There were a number of projects to be addressed. The first program enjoying success was the perinatal project. The second innovative project that enjoyed huge success was nurse communications, the Nurse Knowledge Exchange. The innovation spread across Kaiser Permanente. The next big hit was in medication administration; One area where Chris and the IC team focused was on the “sash.” It may not seem as a big issue but in fact it was. Nurses administering medications needed the ability to focus on their work with patients without disruption, thus the sash designating a “do not disturb” focus was created, simple but yet effective and understood by all. The following items were the outcomes of the Medication Administration project, and were dubbed “KP MedRite:”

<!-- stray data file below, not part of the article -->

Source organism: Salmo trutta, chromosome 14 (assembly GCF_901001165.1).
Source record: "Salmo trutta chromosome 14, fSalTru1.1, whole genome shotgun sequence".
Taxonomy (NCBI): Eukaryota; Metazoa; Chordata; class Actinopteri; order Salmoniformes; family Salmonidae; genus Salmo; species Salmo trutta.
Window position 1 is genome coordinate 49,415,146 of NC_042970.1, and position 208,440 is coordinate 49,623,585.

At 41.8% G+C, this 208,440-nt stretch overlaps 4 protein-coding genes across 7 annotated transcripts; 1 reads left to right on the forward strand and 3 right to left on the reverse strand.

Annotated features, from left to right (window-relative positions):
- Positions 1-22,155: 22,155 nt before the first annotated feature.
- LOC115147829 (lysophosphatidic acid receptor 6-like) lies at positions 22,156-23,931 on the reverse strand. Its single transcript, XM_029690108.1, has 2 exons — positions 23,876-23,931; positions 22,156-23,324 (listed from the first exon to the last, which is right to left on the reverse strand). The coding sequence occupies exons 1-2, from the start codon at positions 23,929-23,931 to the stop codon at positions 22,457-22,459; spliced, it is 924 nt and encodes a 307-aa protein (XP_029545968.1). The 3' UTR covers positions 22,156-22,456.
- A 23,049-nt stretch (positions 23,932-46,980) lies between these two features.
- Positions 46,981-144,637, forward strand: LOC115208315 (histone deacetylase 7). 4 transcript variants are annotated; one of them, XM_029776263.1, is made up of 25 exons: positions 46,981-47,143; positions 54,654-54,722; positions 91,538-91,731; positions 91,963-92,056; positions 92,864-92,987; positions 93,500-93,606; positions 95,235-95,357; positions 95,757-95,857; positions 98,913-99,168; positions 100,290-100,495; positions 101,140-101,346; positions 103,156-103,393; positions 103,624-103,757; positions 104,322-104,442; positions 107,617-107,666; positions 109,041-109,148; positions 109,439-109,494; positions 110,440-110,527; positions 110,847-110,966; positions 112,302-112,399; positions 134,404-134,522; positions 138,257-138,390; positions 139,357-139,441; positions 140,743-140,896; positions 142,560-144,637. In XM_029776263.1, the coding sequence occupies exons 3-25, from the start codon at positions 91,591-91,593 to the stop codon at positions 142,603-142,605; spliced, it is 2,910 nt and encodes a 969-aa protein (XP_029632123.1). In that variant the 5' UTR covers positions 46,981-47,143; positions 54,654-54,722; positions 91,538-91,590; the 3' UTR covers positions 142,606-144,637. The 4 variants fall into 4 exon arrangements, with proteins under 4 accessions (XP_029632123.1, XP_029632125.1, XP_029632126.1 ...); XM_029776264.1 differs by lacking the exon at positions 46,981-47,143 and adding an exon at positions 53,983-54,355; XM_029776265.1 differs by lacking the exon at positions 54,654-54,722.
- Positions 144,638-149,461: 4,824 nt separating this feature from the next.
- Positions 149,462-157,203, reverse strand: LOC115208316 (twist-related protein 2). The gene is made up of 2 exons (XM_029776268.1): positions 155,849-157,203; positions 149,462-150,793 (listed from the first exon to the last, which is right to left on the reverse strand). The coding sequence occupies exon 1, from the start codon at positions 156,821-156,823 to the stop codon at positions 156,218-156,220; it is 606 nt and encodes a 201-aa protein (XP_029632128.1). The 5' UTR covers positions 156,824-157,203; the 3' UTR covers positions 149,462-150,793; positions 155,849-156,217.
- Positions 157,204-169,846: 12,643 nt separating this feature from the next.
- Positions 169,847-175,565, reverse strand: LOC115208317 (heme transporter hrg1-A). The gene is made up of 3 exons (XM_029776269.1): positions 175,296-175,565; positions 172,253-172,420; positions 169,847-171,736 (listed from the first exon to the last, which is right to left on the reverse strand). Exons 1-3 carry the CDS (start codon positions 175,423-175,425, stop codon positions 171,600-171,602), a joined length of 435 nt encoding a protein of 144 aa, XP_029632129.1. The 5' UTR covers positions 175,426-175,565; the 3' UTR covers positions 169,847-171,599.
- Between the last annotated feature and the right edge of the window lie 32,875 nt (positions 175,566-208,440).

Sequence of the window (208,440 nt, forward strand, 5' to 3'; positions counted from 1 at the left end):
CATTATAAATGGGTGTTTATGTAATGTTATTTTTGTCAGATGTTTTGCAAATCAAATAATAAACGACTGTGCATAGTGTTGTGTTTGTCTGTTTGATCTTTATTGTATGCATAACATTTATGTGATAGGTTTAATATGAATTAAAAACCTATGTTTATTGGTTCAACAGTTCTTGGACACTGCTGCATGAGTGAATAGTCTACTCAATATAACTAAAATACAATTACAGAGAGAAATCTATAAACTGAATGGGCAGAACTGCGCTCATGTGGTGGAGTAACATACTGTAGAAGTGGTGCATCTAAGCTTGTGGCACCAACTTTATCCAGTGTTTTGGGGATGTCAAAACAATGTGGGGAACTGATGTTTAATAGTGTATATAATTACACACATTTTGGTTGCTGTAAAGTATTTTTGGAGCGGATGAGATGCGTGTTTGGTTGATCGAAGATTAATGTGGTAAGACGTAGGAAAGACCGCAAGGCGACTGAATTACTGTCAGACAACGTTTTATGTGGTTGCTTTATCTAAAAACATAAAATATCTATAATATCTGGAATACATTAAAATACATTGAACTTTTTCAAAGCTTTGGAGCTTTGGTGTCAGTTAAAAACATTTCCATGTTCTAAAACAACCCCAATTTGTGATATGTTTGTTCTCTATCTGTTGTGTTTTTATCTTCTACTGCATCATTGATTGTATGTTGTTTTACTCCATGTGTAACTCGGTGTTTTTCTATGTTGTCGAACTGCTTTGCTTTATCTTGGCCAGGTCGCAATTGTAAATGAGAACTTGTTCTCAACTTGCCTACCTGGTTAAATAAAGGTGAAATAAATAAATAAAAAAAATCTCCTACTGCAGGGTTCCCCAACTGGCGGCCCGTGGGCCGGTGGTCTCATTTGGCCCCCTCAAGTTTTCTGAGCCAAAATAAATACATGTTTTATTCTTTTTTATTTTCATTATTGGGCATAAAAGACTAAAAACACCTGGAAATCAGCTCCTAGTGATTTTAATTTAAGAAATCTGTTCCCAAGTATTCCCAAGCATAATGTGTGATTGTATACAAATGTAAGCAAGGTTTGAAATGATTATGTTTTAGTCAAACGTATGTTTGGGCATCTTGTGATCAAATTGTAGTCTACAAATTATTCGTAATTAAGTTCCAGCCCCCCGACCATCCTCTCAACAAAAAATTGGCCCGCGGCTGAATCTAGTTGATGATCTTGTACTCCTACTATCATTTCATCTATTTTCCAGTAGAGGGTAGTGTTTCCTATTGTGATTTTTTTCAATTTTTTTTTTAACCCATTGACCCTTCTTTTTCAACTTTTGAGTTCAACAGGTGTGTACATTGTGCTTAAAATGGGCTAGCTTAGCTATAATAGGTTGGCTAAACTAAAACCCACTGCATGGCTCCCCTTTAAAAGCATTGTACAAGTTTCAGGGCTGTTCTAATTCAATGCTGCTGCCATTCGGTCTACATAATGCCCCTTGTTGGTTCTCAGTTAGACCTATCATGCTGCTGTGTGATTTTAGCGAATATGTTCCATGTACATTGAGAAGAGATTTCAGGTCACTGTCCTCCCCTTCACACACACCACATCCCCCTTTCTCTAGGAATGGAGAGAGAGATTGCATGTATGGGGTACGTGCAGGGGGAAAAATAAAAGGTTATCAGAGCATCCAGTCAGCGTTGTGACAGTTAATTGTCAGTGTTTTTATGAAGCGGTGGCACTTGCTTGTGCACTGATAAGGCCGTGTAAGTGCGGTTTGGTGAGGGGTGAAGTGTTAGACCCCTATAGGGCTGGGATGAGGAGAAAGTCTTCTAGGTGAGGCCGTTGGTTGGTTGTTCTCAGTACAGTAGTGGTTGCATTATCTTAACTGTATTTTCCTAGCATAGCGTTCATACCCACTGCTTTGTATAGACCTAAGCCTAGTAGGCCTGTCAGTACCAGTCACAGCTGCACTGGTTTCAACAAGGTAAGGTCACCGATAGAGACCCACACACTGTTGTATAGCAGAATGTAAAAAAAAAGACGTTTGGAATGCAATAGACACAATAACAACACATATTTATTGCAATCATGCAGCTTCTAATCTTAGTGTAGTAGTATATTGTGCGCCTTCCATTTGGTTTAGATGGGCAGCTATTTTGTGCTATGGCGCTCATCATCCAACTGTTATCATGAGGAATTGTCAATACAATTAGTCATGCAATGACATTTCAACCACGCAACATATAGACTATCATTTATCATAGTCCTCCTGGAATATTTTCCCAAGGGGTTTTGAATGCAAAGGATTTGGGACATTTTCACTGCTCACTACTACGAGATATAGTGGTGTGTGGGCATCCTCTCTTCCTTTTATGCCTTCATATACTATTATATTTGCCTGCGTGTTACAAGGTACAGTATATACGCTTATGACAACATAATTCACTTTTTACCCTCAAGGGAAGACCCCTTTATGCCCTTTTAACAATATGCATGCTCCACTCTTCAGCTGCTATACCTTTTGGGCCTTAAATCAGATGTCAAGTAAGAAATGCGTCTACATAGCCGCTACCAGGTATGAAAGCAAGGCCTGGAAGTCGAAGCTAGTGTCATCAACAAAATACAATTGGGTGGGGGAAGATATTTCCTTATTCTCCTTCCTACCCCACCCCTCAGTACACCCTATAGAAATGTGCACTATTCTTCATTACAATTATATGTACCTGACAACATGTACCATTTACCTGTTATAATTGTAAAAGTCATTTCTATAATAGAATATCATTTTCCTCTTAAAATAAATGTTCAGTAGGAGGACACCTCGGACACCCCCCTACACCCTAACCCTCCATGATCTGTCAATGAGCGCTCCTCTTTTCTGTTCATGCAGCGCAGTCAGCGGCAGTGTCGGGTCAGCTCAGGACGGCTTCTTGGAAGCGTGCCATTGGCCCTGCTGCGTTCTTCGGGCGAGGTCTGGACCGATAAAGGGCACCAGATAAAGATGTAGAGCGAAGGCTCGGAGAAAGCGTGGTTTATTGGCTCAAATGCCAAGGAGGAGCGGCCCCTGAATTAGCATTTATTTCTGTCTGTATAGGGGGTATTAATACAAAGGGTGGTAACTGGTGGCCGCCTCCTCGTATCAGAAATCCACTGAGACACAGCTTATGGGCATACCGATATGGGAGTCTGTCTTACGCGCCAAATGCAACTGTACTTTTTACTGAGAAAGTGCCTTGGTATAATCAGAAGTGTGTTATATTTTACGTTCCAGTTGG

1. Sash - nurse wears this when working with patient medications
2. New way to deliver medication - user/patient involvement
3. Sacred Space – an area marked off where nobody else can enter
With combining the 3 areas above, it made for an improved working experience for the nurses. Chris also stated that the nurses were all very much involved in the innovative process. They were involved from the beginning, submitting and creating ideas of what they thought it would take to create a safer and productive medication pass.
I asked Chris if there were some projects that had perhaps not experienced as much success. Bed management was the answer and he said it sounded simple in thought, but unlike the nurse communication project where the answers were similar from nurses, the responses on this project were all very different and varied when the call was put out for suggestions. Chris stated that this new innovation team was still in the development stage, and hadn’t realized how large the design challenge was. This failed project taught the team how to scope projects more effectively, and help, management focus the design methods on clearer opportunities.